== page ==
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Thread: Is CPVC Any Better Than Copper Or Steel In Cold Weather?

  1. #1
    DIY Member PM5K's Avatar
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    Default Is CPVC Any Better Than Copper Or Steel In Cold Weather?

    So long story short I may have to run lines outside for a bathroom remodel, those lines would run to a water heater outside.

    It's not my preference but I don't have much choice.

    I'd build a structure to hold the water heater, and it would have a jacket, the structure would have insulation as would the pipes.

    So I've heard that CPVC doesn't hold up as well under direct sunlight, but is CPVC any better or worse under cold weather than copper or steel pipe?

    I live in South Texas so freezing is rare, hard freezes are even more rare, maybe a few freezes each season and somethimes we don't even get a deep freeze, but when we do it's one to three max...

  2. #2
    DIY Senior Member Cal's Avatar
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    I use A LOT of cpvc in the N.Va. area were it gets pretty cold and we do have a lot of breaks some winters .

    The problem with cpvc freezing is that the pipe will crack A LONG way. Not just a small spot like copper .

    I have heard that pex is much better along that course of freezing . Haven't used it so I can't say for sure.

    Cal

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    Master Plumber master plumber mark's Avatar
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    Talking wirsbo pex pipe

    the wirsbo pex pipe is supposed to swell and not break
    when it freezes ....

    I had used a lot of it in an un-heated crawl space dump--

    last year for a stpid customer I did a re-model for....



    It seemed to hold up fine,
    and it got pretty cold in Indiana....

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    Plumber Cass's Avatar
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    Default

    If you can, plumb it in a way that in the event you are going to get a hard freeze you have the option of draining down the piping and preventing the break until the freeze passes. You just wouldn't have use of the bathroom during that time. Don't know if it is your only bath or not.

  5. #5
    Moderator & Master Plumber hj's Avatar
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    Default cpvc

    CPVC is a rigid material, therefore, when it freezes it will break. However, unlike copper or steel, the expansion is not confined to a small area, so the break occurs over a longer section of the pipe.

  6. #6
    In the Trades Gary Swart's Avatar
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    Thing you must remember about insulation is that it will not keep pipes from freezing if the water remains static during cold weather. It slows heat transfer, but provides no heat itself. The tank would be OK even if you didn't insulate it because it is will continue to heat the water. The insulation blanket will just slow the loss of heat. I don't know the problems you have to work around, but I'd sure try to figure some alternatives.

  7. #7
    DIY Member PM5K's Avatar
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    Well I'd keep the water running during freezes as we've always done regardless of the type of pipe that I use.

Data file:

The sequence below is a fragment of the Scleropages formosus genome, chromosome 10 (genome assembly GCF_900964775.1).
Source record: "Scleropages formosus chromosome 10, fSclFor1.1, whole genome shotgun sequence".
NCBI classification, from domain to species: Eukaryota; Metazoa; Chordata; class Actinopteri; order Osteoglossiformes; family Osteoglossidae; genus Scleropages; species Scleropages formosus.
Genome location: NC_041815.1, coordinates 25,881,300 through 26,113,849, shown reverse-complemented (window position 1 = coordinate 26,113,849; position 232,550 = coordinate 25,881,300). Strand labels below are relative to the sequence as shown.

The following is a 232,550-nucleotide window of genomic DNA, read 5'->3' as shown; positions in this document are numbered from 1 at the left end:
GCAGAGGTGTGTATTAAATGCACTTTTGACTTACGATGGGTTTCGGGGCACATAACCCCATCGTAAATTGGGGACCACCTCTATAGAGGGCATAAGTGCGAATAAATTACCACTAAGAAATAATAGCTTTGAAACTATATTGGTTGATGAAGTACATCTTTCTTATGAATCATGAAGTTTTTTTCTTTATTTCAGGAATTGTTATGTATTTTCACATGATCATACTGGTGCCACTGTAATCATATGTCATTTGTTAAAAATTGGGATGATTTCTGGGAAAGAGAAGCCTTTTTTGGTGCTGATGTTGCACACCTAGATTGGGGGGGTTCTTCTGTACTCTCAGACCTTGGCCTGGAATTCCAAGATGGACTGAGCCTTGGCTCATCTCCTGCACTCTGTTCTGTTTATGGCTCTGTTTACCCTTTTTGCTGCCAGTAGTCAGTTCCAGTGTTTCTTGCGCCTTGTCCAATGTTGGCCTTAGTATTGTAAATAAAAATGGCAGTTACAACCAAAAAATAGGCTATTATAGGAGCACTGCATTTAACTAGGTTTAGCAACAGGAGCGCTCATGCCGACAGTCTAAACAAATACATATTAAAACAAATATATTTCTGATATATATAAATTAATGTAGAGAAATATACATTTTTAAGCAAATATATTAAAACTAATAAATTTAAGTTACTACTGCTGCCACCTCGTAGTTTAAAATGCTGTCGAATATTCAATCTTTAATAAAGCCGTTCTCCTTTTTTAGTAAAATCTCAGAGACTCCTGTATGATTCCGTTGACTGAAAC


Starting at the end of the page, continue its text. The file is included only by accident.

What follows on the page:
Interestingly it seems to me that a break is a break, if copper breaks in a small spot, and CPVC cracks an entire piece, they both still need to be replaced, and with the cost of CPVC replacing an entire section of it wouldn't be that bad, the biggest difference I'd imagine is the 24 hour cure time for the CPVC, but I could live with that, or with draining the pipes for freezes.

    Most of the plumbing will actually be in the house above the floor, so it would only be that run of pipe that goes outside to the water heater and back in.

    It's a fifty year old travel trailer that doesn't travel anymore, so while you'd usually be able to work around problems in a normal site built home, in this case it's much more difficult to impossible to get a water heater in there, especially one of any decent size.

    Thanks for the info, any other opinions are always welcome.

  8. #8
    Moderator & Master Plumber hj's Avatar
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    Default pipe

    the difference with copper is that you may be able to peen the crack closed and then braze it shut, or just remove the split piece and replace that short section.

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    Plumber jimbo's Avatar
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    Default Ford or Chevy?

    This question is almost like asking which is better, Ford or Chevy!

  10. #10
    DIY Senior Member Cal's Avatar
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    Try a space heater in the area you put the tank . Turn it on when it's going to get cold . Or put it on a thermistat set for 35 degrees to kick on. A lot of things might NOT be to code ,,,,, however sometimes you just gotta work with what you got .
    Cal

  11. #11
    mechanical engineer indyjps's Avatar
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    Default

    you may just be able to get a way with a putting a light fixture in and installing a heated bulb for cold nights to keep the area heated. i used this method with well pump in an uninsulated garage.

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